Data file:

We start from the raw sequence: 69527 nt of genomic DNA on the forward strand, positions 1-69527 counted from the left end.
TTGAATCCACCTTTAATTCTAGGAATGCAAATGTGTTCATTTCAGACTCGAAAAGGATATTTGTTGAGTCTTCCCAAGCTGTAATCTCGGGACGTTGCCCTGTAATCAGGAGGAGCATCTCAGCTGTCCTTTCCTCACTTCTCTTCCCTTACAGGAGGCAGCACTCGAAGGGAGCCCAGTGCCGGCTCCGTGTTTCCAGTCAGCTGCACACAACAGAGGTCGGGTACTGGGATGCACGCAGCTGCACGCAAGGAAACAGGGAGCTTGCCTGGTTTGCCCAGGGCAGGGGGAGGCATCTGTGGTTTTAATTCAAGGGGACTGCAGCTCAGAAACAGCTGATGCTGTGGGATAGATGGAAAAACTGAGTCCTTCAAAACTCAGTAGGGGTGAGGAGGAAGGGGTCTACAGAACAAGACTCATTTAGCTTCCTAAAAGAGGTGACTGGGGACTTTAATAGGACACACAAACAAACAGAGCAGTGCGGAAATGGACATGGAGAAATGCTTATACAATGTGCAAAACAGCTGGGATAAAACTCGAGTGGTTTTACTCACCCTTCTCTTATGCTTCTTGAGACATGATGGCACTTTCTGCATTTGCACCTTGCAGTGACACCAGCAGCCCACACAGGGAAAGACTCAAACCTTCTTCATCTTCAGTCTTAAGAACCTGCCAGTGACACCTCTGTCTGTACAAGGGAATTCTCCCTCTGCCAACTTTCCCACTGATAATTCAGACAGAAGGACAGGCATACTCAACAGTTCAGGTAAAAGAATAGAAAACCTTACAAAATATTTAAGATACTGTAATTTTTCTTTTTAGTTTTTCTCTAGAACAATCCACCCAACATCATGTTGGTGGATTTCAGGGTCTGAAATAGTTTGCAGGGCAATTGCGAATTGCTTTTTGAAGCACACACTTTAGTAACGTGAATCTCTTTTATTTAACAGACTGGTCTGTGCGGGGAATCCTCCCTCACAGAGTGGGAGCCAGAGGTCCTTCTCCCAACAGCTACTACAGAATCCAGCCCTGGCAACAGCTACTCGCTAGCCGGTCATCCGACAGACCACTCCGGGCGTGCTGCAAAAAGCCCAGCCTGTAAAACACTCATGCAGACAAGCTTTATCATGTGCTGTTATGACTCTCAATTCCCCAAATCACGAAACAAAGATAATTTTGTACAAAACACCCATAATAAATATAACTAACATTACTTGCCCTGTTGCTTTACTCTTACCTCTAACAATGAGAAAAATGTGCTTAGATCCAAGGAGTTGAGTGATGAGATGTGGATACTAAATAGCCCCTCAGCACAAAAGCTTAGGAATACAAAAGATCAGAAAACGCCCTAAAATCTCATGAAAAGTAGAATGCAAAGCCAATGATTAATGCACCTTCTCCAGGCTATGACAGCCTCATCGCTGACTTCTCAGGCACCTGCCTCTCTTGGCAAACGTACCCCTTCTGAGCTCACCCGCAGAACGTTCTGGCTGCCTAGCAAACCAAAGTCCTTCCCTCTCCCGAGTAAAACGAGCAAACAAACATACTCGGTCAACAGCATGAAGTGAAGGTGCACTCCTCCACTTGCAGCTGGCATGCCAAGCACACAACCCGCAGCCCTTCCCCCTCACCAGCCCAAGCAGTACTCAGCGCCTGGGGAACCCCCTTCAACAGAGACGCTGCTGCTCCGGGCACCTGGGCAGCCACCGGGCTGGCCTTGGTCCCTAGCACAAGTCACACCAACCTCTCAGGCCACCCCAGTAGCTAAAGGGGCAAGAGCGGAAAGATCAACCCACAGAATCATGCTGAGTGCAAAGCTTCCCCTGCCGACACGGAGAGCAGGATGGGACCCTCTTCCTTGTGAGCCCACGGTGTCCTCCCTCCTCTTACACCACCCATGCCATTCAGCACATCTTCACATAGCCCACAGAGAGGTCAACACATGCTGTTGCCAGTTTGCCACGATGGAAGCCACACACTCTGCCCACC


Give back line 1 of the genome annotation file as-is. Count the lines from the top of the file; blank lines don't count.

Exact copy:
We start from the raw sequence: 69527 nt of genomic DNA on the forward strand, positions 1-69527 counted from the left end.